SOCIAL MEDIA TIPS FOR EQUESTRIAN BUSINESSES


Part of my full-time job as a public relations consultant involves assisting companies with their social media PR. I have seen some fantastic results- including huge leaps in website traffic, increases in sales (both on and offline) and some businesses have even managed to break into other international markets as a result of raised global awareness.

I would fully recommend getting out there and creating an online voice for yourself. People will be chatting about you anyway so it makes sense to be part of the conversation. And if they aren't chatting about you...well, that means they don't know who you are and that's something that needs rectifying! Here are a few quick tips courtesy of moi for anyone wishing to give social media a go:

1) Firstly....I see a lot of NZ equestrian businesses running competitions through Facebook. Please please bear in mind that Facebook has very strict competition rules (check them out here). If you run a contest based on fans joining your page, tagging a photo or if you use your Facebook page to announce or contact winners of your competitions, Facebook will ban you and remove the page. If you would like to run a competition, host it on Twitter (MUCH less strict) or your website and link it to Facebook. You will get the same benefits re: brand awareness but without running the risk of losing all your hard work building your Facebook page.

2) Make sure you post on Facebook at least once a day. There is nothing worse than a stagnant profile that hasn't been updated for five months...People that stumble across it will just assume you don't do anything or you've gone into liquidation or something!

At the same time....don't post too much on Facebook...People can only tolerate a certain number of updates before you become the spammer and they start blocking you. Unless a special event is going on or the page is unusually active (questions etc), I would limit to five posts, spread out over the day. Twitter moves so fast that there is really no cap on number of posts. Just make sure you don't repeat the same thing over and over as that gets old very quickly....

3) Keep on top of spammers. They do hit Facebook and blogs and if you don't keep on top of it things can get out of control fairly quickly. It does not create a good first impression.

4) Social media is more casual than writing a letter or communicating through other marketing tools. Keep the tone of voice friendly, genuine and personal- don't try too hard. Visitors will want to feel like they are conversing with an actual person, not a robot.

5) Answer questions. Be on hand to answer any queries. Facebook and Twitter can form a great part of your customer service repertoire. However, remember that if questions are asked and you don't regularly check on your social media portals to answer them it can reflect badly on the company. It looks like you don't care.

6) Don't just post details about your company. Don't be tooooo self-promotional. Develop a valuable resource that people will keep going back to because it provides useful equestrian information. Of course, let them know when you have an exciting new product, a special deal or when something interesting has happened with the business, but also give them horsey advice and share relevant equestrian news and info.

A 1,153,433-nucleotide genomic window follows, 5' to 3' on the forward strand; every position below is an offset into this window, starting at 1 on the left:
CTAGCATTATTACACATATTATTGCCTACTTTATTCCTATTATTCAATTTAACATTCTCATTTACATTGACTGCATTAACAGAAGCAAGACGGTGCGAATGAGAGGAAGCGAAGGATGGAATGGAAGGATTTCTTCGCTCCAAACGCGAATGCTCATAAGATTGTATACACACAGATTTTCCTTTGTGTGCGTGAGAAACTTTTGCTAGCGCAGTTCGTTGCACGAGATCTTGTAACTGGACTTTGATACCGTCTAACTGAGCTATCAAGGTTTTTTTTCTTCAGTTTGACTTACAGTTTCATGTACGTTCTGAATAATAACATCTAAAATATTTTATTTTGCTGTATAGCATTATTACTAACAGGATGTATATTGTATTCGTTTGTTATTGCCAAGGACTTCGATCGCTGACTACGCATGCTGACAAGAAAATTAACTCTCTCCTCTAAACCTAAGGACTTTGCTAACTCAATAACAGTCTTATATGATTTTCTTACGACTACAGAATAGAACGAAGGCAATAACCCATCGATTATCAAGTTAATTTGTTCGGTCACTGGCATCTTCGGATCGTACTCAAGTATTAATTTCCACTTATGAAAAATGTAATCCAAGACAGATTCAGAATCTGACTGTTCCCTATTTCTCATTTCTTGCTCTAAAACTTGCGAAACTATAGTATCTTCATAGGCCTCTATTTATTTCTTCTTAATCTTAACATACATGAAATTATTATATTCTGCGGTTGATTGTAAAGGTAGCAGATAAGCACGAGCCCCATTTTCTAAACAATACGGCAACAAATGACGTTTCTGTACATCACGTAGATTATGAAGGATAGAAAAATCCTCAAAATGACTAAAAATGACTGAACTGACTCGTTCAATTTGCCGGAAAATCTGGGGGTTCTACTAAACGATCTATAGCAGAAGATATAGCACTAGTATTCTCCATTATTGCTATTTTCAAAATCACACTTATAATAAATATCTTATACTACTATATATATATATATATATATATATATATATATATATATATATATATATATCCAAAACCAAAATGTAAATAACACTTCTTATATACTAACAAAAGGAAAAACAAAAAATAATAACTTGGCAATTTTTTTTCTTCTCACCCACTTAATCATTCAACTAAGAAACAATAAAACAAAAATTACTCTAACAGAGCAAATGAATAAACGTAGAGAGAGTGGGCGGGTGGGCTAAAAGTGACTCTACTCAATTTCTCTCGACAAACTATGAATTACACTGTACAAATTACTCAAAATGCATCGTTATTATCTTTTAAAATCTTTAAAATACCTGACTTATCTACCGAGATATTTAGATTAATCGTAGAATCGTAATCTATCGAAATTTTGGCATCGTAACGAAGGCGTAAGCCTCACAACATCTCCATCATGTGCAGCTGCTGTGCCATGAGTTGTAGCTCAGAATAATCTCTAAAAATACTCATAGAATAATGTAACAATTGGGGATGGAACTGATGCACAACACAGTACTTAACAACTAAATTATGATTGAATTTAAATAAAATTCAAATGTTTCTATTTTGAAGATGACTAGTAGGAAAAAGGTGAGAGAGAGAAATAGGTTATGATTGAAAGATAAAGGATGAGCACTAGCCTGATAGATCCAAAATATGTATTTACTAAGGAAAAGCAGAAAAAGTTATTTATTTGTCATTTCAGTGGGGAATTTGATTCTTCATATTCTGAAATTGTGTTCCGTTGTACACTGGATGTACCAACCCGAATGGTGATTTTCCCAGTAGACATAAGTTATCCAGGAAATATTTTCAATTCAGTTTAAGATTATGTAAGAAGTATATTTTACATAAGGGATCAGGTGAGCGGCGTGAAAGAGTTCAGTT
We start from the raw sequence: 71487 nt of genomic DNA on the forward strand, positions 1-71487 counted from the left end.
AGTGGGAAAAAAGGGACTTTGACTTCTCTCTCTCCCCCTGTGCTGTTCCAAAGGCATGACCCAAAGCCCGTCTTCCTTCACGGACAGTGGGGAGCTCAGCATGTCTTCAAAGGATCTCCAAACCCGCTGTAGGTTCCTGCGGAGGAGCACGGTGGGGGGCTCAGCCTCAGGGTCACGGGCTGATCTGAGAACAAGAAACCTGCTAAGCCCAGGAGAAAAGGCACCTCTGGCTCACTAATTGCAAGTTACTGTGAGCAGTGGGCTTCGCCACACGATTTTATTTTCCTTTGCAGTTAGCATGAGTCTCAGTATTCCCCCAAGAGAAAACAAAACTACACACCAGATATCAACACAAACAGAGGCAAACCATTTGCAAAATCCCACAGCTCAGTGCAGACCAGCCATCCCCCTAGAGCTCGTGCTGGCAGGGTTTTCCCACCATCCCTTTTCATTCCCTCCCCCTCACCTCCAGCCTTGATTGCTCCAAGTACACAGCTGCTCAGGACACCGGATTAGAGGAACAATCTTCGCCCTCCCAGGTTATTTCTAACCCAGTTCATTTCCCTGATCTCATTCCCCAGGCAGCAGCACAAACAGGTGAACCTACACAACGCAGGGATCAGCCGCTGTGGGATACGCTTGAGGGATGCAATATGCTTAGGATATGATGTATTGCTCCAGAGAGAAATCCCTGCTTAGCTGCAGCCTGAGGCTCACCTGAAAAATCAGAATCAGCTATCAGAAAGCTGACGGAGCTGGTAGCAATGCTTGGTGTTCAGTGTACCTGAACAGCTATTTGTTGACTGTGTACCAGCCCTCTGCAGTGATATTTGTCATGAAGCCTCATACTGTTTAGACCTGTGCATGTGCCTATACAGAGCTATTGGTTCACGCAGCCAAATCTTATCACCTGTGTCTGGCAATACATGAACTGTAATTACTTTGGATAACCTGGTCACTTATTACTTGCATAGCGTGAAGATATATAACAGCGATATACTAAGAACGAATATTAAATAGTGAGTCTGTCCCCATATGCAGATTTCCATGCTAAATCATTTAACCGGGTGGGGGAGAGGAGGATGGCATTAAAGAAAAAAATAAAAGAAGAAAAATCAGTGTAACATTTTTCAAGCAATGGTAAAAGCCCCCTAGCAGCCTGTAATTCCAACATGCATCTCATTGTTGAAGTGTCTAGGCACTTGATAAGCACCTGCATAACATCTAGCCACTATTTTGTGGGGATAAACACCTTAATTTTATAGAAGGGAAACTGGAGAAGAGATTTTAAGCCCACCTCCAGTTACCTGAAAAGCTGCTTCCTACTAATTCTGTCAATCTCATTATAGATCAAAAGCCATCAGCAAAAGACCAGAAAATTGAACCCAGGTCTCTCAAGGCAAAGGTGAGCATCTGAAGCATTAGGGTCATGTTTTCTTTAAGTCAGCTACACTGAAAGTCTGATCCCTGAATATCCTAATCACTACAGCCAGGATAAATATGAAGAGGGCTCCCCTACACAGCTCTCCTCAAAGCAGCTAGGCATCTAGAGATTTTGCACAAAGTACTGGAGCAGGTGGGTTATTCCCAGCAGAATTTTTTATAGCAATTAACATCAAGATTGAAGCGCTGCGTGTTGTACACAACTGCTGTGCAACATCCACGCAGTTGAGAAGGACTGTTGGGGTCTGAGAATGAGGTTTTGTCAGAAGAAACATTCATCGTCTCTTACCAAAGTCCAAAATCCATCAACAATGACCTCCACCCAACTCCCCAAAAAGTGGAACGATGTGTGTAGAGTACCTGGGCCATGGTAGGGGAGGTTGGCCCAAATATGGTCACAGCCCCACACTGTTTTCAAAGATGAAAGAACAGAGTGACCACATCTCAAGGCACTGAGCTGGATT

7) Encourage people to interact with the brand. Don't simply talk at people- invite them to contribute as well. Ask for results, news, opinions on your products etc etc- be creative. That way you will create a vibrant online equestrian community- rather than a static page where you talk about yourself (boring!!)

8) Check your spelling. Bad spelling and grammatical errors = highly unprofessional (I've even noticed a few proofing this so it happens to all of us if we're writing too quickly!)

9) Have a look at some succesful Facebook/Twitter profiles and learn from what they do and how they interact with their followers. Here are some good ones: Supreme Products Facebook, Show Circuit Magazine Facebook, Show Circuit Magazine Twitter, Equine Trader Facebook, Equine Trader Twitter, Horse & Hound Facebook, Tack Shop NZ Facebook and Abbeyview Equine Twitter.

There are many, many more things I could add but those that I have mentioned are a good starting point. If you're after any additional advice, feel free to drop me a line at jfboyes@hotmail.com and I'll do my best to help you out :)

2 comments:

  1. hi jennifer i am very intersted in your pr on line marketing specialist i have a health horse web site and a very unquie health horse product that is having great benfits on horses but just need some help to get things going email me healthy_ life@slingshot.co.nz

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  2. Great article. Social Media is a wonderful opportunity for any business to show their human side and connect with their target market on a more intimate and personal level. However with the opportunity for great rewards comes opportunities for great failures. Be smart about what you're posting. Also, it's usually a god idea to team your social media campaign with search engine optimization services to make sure people can find your pages. Thanks!

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